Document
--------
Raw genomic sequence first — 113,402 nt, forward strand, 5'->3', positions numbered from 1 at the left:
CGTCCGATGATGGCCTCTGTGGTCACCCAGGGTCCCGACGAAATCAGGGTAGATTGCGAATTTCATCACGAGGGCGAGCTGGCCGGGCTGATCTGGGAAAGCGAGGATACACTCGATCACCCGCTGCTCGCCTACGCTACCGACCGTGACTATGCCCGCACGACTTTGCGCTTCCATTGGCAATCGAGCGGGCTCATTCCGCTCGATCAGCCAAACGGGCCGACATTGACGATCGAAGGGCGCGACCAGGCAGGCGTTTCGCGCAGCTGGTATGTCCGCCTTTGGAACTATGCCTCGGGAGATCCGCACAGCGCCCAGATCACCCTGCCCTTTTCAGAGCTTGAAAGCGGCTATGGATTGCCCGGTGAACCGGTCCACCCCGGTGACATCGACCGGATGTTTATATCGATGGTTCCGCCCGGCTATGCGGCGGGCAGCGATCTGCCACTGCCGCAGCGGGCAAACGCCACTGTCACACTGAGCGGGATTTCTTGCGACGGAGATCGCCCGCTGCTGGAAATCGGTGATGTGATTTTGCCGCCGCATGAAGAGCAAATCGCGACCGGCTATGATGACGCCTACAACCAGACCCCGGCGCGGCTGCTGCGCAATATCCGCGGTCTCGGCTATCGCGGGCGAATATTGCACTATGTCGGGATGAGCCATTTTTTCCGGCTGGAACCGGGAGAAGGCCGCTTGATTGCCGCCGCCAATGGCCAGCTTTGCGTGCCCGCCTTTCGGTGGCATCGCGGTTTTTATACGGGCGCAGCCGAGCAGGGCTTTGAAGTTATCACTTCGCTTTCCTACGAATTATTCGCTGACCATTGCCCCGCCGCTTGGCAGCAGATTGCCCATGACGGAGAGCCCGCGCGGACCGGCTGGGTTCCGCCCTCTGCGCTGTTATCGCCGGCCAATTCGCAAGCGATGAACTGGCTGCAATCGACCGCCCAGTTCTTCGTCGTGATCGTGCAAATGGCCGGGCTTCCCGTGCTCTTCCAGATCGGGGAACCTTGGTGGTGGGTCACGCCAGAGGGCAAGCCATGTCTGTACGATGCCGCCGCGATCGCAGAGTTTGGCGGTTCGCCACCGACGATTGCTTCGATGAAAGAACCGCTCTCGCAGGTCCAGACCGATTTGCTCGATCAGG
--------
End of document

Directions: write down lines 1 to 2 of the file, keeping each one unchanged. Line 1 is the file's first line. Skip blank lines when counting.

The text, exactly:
Raw genomic sequence first — 113,402 nt, forward strand, 5'->3', positions numbered from 1 at the left:
CGTCCGATGATGGCCTCTGTGGTCACCCAGGGTCCCGACGAAATCAGGGTAGATTGCGAATTTCATCACGAGGGCGAGCTGGCCGGGCTGATCTGGGAAAGCGAGGATACACTCGATCACCCGCTGCTCGCCTACGCTACCGACCGTGACTATGCCCGCACGACTTTGCGCTTCCATTGGCAATCGAGCGGGCTCATTCCGCTCGATCAGCCAAACGGGCCGACATTGACGATCGAAGGGCGCGACCAGGCAGGCGTTTCGCGCAGCTGGTATGTCCGCCTTTGGAACTATGCCTCGGGAGATCCGCACAGCGCCCAGATCACCCTGCCCTTTTCAGAGCTTGAAAGCGGCTATGGATTGCCCGGTGAACCGGTCCACCCCGGTGACATCGACCGGATGTTTATATCGATGGTTCCGCCCGGCTATGCGGCGGGCAGCGATCTGCCACTGCCGCAGCGGGCAAACGCCACTGTCACACTGAGCGGGATTTCTTGCGACGGAGATCGCCCGCTGCTGGAAATCGGTGATGTGATTTTGCCGCCGCATGAAGAGCAAATCGCGACCGGCTATGATGACGCCTACAACCAGACCCCGGCGCGGCTGCTGCGCAATATCCGCGGTCTCGGCTATCGCGGGCGAATATTGCACTATGTCGGGATGAGCCATTTTTTCCGGCTGGAACCGGGAGAAGGCCGCTTGATTGCCGCCGCCAATGGCCAGCTTTGCGTGCCCGCCTTTCGGTGGCATCGCGGTTTTTATACGGGCGCAGCCGAGCAGGGCTTTGAAGTTATCACTTCGCTTTCCTACGAATTATTCGCTGACCATTGCCCCGCCGCTTGGCAGCAGATTGCCCATGACGGAGAGCCCGCGCGGACCGGCTGGGTTCCGCCCTCTGCGCTGTTATCGCCGGCCAATTCGCAAGCGATGAACTGGCTGCAATCGACCGCCCAGTTCTTCGTCGTGATCGTGCAAATGGCCGGGCTTCCCGTGCTCTTCCAGATCGGGGAACCTTGGTGGTGGGTCACGCCAGAGGGCAAGCCATGTCTGTACGATGCCGCCGCGATCGCAGAGTTTGGCGGTTCGCCACCGACGATTGCTTCGATGAAAGAACCGCTCTCGCAGGTCCAGACCGATTTGCTCGATCAGG